How to grow Carrots

There are few vegetables that taste better when they are home grown than carrots. Freshly pulled, sweet and full of favour compared to what can be bland and watery 'shop bought' versions. You don't need to stick to traditional orange either. There are purple, yellow and white varieties to try and many shapes and sizes as well.

Should you grow carrots from seed?

Carrots are one crop we recommend always sowing form seed.  You can buy tiny carrot plants but carrot flies are attracted to the smell of the bruised leaves so the chance of you planting them without attracting the dreaded carrot fly is remote.  

Where to grow carrots

Although they will grow in heavy clay, carrots do best on light sand soils where the

drainage is good and root growth is not restricted. The soil should be free of stones and not too rich - both will cause the carrot to 'fork' so avoid manuring ground you plan to sow carrots in next season. As with many crops, an open sunny site will suit carrots best.

Growing Carrots in Containers

Carrots also grow well in containers to find out more about this read the blog here.

How to sow carrots

Sow thinly outside from early spring or under cloches from late winter - Easy Tunnel would be ideal to keep them warm. whatever season yo uare growing for sow carrot seeds thinly around 1cm deep with 15-20cm between the rows. 

Main Season Carrots

If you make a new sowing every few weeks through to the end of June you'll be well supplied throughout the year.
Autumn / Winter Carrots
In summer, begin sowing seeds for autumn and winter carrots. Its best to do this at the latest 10 to 12 weeks before your average first frost date.
If your soil is very heavy you may like to dig deep along the trench and loosen the soil with a mix of compost and some grit and then sow on top of this.


How to Thin Carrot Seedlings

Thin the seedlings to around 5 cm apart. Do this on a still evening to avoid attracting carrot flies and bury the thinnings deep in the compost heap to hide the smell. Another way to reduce the chance of carrot fly is to erect a fine-mesh barrier at the time of sowing – at least 70cm high. Check out our Micromesh Pest & Wind Barrier which will work for containers and open ground. Or a Micromesh Tunnel - with 0.6mm netting will also keep the Carrot Fly from getting to your precious crop.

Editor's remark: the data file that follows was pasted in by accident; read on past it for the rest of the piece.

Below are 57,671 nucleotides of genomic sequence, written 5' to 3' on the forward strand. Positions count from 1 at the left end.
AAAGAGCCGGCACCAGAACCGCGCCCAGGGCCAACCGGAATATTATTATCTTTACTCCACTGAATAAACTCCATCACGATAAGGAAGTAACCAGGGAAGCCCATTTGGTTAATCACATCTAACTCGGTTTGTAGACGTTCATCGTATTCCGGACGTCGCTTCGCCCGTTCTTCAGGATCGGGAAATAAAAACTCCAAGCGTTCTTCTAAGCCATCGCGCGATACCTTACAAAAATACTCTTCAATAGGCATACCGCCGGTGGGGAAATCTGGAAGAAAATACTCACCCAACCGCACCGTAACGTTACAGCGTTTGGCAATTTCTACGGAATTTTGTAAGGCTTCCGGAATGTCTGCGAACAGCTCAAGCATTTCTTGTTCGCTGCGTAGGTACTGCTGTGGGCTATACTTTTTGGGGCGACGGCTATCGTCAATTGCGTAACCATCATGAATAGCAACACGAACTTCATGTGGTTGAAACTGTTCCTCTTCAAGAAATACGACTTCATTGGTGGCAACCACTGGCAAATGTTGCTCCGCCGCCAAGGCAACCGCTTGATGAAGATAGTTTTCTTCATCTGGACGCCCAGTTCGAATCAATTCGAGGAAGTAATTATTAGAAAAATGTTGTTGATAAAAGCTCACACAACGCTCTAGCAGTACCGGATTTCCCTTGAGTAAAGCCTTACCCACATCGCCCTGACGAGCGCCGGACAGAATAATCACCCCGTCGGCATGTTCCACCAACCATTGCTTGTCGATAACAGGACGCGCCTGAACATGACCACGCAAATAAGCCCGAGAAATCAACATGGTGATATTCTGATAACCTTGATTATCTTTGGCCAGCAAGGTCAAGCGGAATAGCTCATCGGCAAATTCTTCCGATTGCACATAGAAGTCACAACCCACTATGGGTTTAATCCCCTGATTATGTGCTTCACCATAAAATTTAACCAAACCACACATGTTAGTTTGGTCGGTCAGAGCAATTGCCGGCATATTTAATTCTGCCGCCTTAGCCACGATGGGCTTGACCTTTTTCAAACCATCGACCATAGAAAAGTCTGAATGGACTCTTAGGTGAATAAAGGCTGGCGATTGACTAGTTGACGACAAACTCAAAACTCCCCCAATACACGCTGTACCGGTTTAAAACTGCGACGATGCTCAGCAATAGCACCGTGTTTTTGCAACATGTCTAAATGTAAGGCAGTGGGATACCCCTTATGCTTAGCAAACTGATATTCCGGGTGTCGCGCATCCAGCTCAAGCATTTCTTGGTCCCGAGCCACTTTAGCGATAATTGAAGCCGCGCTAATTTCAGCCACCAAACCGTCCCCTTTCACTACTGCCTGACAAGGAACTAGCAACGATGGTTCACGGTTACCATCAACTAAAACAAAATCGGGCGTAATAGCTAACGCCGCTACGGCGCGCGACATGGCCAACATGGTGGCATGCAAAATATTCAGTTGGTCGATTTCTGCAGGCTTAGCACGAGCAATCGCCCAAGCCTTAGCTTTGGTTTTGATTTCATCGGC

What aftercare do carrots need after they've been planted?

Weed the crop regularly making sure not to disturb the roots too much. A good mulch will help to retain moisture and keep the weeds at bay - keep the seedlings well watered in dry weather. 

How do you harvest and store carrots?

Start to harvest from late Spring onwards - usually 7 - 8 weeks after sowing. Lift carefully with a fork rather than pulling, especially when the soil is dry. Maincrop carrots can be left in the ground and harvested as required. Later in the year you may need to cover with straw or fleece as the temperature drops. Alternatively you can lift your crop in mid Autumn and store in a box of sand or dry potting compost. Trim the foliage to 1cm and make sure the carrots are not touching. Stored in this way they should last throughout the winter. 

What pests and diseases are carrots susceptible to?

The main pest is Carrot Root Fly which lays it's eggs on the plant and can destroy the whole crop. There are several ways to deter the fly: 
  • A later sowing in early summer will avoid the main egg laying periods in late Spring and early Autumn
  • Lift early summer crops before the risk of infestation
  • Use a micromesh barrier around the crop - the carrot fly stays close to the ground and so will not approach the plants from above
  • Companion planting of strong smelling crops such as onion will mask the carrot smell which attracts the fly

For more information on carrot flies and tips on how to get a successful crop see our Carrot Fly Blog